I saw it start when I was in college from the 19 year old freshmen to the now you have 24-25 year old college seniors.”

The coaches of his pro career will be a part of his coaching strategy.

“I have been extremely lucky to have had so many good coaches in my life. When Dick Umile and Rick Serino (at UNH) were good when I transferred he told me I don’t care what happened (at BC) your here now. When my sister died (Leah Hall by a drunk driver) he arranged to have a team bus come down (to the wake) that is sort of thing you understand that is team.”

The two coaches he had with the Wolf Pack, EJ McGuire and John Paddock, have played an important part of his playing career and will use now as a guide as a head coach.

“EJ was the most detailed coach ever. You knew how everything that was going to be happening the minute you went to practice he had it posted, there was no guessing. I will be using that. Pads was the coach who gave me a lot of ice time and knew how to handle so many different players to get to work as a team.”

He will have returning assistant coach George Jerolman Jr. and is expected that the JV coach and former high school defense partner and brother-in-law, Scott Jason, will be announced as the new assistant coach. All three played together for the Green Dragons.

Hamden High is in the right hands with Todd Hall.


Former AHL’er Greg Parks,48 passed away in Edmonton earlier in the week. No cause of death was announced.

Parks started his AHL career after four years at Bowling Green University then a NCAA Division I program in the now defunct CCHA conference where they won a conference title in 1987. Park started his first pro season in Finland before hooking up with Johnstown (ECHL) then in Springfield with Indians where he won a Calder Cup.

In the AHL he also laced them up with Capital District (nee Albany) before getting to the NHL with the N.Y. Islanders. He earned a silver medal with Canada in the 1994 Winter Olympics.

He had an extensive 10 year European career in Sweden, Switzerland (won an NLB championship), Germany and ended his playing career in Japan with the Oji Eagles.

After retiring he coached in the Alberta Junior Hockey League with St. Albert and for two years as head coach and GM and stayed with the team briefly when it moved to Whitecourt.

Sadly, he is second player from that Indians team to already pass away Guy Rouleau died of cancer in December 2008.


The NHL Entry Draft next Friday and Saturday June 26 and 27 in Sunrise, Florida.


gerry-150x130BY: Gerry Cantlon, Howlings

Lots of Player Movement this week and it starts at home with the Hartford Wolf Pack.

It comes as no so surprise that the first Wolf Pack player to exit from this year’s team is none other than, Ryan Potulny.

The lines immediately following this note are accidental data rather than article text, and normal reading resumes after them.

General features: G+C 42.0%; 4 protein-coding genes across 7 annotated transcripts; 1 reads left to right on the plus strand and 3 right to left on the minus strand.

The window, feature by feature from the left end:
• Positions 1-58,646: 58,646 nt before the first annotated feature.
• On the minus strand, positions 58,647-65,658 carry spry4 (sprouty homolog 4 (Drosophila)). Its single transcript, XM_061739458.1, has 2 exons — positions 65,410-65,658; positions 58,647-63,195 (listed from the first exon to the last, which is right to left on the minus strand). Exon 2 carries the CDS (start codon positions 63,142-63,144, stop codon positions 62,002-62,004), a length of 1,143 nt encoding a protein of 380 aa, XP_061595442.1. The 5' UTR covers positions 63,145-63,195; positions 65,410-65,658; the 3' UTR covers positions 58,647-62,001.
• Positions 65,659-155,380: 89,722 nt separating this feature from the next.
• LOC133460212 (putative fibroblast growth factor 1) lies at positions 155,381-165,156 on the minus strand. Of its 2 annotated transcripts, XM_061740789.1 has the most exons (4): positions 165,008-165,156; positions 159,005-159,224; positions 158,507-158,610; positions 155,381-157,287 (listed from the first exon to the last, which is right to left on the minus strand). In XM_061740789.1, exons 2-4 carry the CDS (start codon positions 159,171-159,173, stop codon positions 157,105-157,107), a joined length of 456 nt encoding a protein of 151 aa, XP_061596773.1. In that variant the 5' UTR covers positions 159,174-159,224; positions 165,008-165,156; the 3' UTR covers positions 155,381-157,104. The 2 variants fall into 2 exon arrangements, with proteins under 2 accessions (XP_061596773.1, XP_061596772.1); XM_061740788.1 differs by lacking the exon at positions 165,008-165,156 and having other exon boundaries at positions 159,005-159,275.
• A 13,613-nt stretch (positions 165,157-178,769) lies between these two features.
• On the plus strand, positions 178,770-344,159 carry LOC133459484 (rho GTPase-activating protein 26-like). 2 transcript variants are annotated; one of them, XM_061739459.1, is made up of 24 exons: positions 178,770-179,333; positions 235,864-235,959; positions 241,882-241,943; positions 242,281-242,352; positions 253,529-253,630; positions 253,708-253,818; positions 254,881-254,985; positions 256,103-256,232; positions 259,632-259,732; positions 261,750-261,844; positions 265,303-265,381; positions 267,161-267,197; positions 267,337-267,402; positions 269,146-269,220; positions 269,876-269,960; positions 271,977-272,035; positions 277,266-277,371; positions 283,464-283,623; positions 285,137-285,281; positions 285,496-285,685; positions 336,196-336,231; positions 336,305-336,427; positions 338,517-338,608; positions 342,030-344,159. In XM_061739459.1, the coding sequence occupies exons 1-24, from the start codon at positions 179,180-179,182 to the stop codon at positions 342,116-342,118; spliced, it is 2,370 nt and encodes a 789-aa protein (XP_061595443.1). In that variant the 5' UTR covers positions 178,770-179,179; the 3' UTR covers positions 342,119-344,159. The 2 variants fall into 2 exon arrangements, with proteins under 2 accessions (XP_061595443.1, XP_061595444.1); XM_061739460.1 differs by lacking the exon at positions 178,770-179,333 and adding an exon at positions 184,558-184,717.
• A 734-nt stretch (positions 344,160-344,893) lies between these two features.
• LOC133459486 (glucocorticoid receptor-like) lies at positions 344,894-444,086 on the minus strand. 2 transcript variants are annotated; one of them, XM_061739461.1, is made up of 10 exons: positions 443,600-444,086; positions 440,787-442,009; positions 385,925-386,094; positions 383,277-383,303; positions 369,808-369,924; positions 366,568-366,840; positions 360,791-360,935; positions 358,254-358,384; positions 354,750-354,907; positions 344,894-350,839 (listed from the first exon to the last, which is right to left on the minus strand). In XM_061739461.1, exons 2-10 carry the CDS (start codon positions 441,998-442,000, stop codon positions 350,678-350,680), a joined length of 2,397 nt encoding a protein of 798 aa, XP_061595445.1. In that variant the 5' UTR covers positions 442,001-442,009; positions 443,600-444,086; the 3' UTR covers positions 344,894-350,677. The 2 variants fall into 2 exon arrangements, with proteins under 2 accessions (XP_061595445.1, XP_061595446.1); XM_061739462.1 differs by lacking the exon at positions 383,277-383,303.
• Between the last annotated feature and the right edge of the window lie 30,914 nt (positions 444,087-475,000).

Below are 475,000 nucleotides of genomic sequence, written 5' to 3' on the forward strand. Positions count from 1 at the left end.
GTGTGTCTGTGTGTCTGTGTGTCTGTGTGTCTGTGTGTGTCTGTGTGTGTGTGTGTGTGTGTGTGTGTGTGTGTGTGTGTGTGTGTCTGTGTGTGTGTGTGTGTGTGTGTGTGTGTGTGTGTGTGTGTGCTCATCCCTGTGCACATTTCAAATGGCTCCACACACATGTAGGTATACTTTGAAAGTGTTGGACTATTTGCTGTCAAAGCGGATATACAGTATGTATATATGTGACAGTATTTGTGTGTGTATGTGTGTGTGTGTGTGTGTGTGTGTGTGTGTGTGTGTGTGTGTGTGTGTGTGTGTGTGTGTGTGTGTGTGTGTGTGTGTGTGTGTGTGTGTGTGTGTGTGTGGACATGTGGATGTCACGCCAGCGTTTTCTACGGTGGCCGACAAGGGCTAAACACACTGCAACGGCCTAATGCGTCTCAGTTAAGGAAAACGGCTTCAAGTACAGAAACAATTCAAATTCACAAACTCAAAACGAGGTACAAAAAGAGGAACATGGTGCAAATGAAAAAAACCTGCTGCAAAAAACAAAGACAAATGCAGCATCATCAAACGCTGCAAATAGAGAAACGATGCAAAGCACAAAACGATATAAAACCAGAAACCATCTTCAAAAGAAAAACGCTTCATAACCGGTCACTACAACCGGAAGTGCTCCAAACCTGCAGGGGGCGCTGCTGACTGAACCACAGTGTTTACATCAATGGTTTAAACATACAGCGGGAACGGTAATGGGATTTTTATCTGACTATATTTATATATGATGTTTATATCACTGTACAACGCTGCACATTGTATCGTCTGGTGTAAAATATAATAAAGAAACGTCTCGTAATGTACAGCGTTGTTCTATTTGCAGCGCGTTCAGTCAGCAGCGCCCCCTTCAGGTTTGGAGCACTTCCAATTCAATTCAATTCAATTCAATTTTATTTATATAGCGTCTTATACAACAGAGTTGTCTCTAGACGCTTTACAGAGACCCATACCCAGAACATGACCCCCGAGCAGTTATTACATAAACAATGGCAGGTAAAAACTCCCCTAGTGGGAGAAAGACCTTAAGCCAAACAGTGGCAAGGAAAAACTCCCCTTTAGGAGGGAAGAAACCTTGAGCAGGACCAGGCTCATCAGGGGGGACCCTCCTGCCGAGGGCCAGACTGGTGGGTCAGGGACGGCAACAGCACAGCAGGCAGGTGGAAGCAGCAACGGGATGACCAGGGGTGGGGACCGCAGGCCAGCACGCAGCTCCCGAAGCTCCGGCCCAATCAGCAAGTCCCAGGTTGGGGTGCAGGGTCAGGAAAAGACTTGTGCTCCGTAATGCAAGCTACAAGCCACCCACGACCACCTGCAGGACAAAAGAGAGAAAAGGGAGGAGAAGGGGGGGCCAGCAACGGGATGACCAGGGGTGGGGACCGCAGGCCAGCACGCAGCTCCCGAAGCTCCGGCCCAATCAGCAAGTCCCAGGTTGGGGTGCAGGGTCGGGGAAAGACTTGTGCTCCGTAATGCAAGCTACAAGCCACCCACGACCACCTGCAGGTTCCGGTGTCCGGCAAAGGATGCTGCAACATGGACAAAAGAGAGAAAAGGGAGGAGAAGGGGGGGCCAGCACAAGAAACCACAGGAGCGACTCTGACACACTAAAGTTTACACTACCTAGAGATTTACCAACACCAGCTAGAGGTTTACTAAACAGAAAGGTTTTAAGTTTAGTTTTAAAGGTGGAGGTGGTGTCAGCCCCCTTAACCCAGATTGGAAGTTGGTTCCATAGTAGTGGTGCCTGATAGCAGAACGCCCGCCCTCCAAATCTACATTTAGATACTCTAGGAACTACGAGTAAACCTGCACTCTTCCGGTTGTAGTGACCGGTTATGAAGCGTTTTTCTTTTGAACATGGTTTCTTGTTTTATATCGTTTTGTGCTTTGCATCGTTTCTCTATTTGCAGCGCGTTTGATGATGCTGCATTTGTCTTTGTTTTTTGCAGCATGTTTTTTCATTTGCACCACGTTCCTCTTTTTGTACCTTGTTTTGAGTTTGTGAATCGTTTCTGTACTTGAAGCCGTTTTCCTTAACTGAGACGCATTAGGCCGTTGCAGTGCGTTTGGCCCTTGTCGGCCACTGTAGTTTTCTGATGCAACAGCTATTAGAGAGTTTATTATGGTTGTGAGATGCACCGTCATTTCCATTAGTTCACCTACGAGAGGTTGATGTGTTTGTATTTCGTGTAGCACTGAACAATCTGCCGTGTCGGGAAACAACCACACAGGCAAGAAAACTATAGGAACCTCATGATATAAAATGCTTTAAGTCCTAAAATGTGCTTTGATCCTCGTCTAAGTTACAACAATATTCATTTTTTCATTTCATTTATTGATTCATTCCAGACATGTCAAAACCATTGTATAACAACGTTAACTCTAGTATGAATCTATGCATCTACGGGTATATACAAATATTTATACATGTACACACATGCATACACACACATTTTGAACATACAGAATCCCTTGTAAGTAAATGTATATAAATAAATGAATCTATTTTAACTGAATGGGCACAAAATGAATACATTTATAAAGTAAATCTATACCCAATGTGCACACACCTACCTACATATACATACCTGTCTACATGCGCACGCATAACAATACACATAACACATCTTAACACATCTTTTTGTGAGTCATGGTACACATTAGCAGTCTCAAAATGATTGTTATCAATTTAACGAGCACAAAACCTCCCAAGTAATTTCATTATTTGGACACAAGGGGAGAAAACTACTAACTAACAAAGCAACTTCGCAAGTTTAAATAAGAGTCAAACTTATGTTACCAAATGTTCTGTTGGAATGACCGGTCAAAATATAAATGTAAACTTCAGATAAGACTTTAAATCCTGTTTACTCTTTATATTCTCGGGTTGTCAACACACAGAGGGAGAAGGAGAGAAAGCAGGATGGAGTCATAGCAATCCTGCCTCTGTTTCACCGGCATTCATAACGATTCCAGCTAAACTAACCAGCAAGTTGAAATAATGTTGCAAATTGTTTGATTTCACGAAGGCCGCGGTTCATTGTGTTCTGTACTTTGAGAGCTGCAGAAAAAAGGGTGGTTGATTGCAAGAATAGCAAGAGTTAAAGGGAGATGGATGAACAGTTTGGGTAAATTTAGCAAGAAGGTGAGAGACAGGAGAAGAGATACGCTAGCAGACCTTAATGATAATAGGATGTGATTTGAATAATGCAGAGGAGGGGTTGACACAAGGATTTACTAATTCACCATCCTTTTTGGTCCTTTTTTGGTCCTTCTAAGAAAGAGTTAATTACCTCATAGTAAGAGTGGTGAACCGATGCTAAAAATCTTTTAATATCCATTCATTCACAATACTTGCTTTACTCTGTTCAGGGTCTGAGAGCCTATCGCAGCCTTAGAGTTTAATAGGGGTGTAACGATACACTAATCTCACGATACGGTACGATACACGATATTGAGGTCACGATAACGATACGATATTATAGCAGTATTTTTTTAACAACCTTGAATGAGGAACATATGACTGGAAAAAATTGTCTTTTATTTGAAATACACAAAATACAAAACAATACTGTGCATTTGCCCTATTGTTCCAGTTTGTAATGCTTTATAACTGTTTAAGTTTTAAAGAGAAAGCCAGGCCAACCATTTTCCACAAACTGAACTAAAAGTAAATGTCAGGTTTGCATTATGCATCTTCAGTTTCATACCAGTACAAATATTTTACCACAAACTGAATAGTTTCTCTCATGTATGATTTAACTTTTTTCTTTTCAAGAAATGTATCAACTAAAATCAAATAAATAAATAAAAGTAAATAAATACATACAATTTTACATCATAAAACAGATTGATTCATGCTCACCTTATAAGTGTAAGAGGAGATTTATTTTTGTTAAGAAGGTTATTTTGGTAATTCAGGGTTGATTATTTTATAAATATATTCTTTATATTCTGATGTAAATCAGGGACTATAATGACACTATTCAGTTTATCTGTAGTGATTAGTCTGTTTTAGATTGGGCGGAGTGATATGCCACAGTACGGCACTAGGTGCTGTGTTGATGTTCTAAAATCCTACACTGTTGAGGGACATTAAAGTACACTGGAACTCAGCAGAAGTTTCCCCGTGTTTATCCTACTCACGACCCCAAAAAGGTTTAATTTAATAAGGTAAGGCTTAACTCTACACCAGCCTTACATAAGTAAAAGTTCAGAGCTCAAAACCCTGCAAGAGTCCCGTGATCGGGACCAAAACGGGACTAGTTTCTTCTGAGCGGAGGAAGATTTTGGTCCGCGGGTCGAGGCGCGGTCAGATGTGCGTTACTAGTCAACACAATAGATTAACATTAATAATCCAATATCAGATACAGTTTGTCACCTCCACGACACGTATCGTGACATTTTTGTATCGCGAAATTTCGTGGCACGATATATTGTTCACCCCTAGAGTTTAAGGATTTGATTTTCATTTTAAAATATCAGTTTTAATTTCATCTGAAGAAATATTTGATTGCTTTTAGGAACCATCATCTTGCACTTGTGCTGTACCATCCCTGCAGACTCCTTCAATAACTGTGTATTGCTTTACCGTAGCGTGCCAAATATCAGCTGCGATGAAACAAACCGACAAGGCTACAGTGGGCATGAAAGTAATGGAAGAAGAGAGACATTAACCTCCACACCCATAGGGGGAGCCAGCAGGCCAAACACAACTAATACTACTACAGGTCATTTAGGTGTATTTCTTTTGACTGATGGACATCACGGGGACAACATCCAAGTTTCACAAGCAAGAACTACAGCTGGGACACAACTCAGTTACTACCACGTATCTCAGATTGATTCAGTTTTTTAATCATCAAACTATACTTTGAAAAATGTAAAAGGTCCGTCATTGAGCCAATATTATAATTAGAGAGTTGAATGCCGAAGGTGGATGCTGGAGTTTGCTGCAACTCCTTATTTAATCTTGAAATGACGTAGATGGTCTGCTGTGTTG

Potulny played in just 25 regular season games and was a healthy scratch a majority of the season because of the veteran rule. He became very helpful when Justin Vaive went down with a broken foot in the series against the Hershey Bears and stepped in admirably with Chad Nehring and Shawn O’Donnell to form a potent fourth line.

Potulny heads to the Finnish Elite League and the Pelicans Lahti team.

The team’s head coach is former AHL’er Petri Maitkainen and ex-AHL goalie Pasi Nurminen is the assistant coach and owner of the team.

Teammate Carl Klingberg leaves Hartford and heads to the Russian KHL with the Torpedo Novgorod. Klingberg came over from St. John’s after four years in the Winnipeg organization. He played 13 games with the Pack garnering ten points and formed an effective duo with fellow Swede, Oscar Lindberg. He developed an injury late in the regular season and again in the playoffs, but bounced back and was one of the keys to the series win over Hershey.

Former CT Whale defenseman, Blake Parlett, leaves the San Antonio Rampage and heads to Croatia to play in Zagreb for KHL Medvescak in the KHL.

Not a big surprise, but the Bridgeport Sound Tigers’ other Swedish forward, Johan Sundstrom, heads back home to play with Frolunda HC next season. Now 21 AHL’ers have signed with European teams in the

As of the writing of this article, 21 AHL’ers have signed with European teams in this off-season.

The Yale Bulldogs lost a prized recruit in John Marino. Marino played with South Shore Kings (USPHL-Premier) under the tutelage of former New Haven Nighthawk, Scott Harlow.  Marino already has been drafted by two junior leagues in the Chicago Steel (USHL) and the Halifax Mooseheads (QMJHL). He is projected to be drafted in Florida in two weeks somewhere in the first three rounds of the NHL Draft.

He switched his commitment and will now attend Harvard. The other side of the coin is the USHL Steel has a new head coach former Yale assistant coach John Muse.

Another CT player heading to play Junior A hockey in Western Canada.

Michael Falanga (East Haven), who played for the CT Wolf Pack, will play for the Alberta-based Brooks Bandits (AJHL) in the fall.

Former Nighthawk Paul Boutilier was named an assistant coach for Saint John (QMJHL).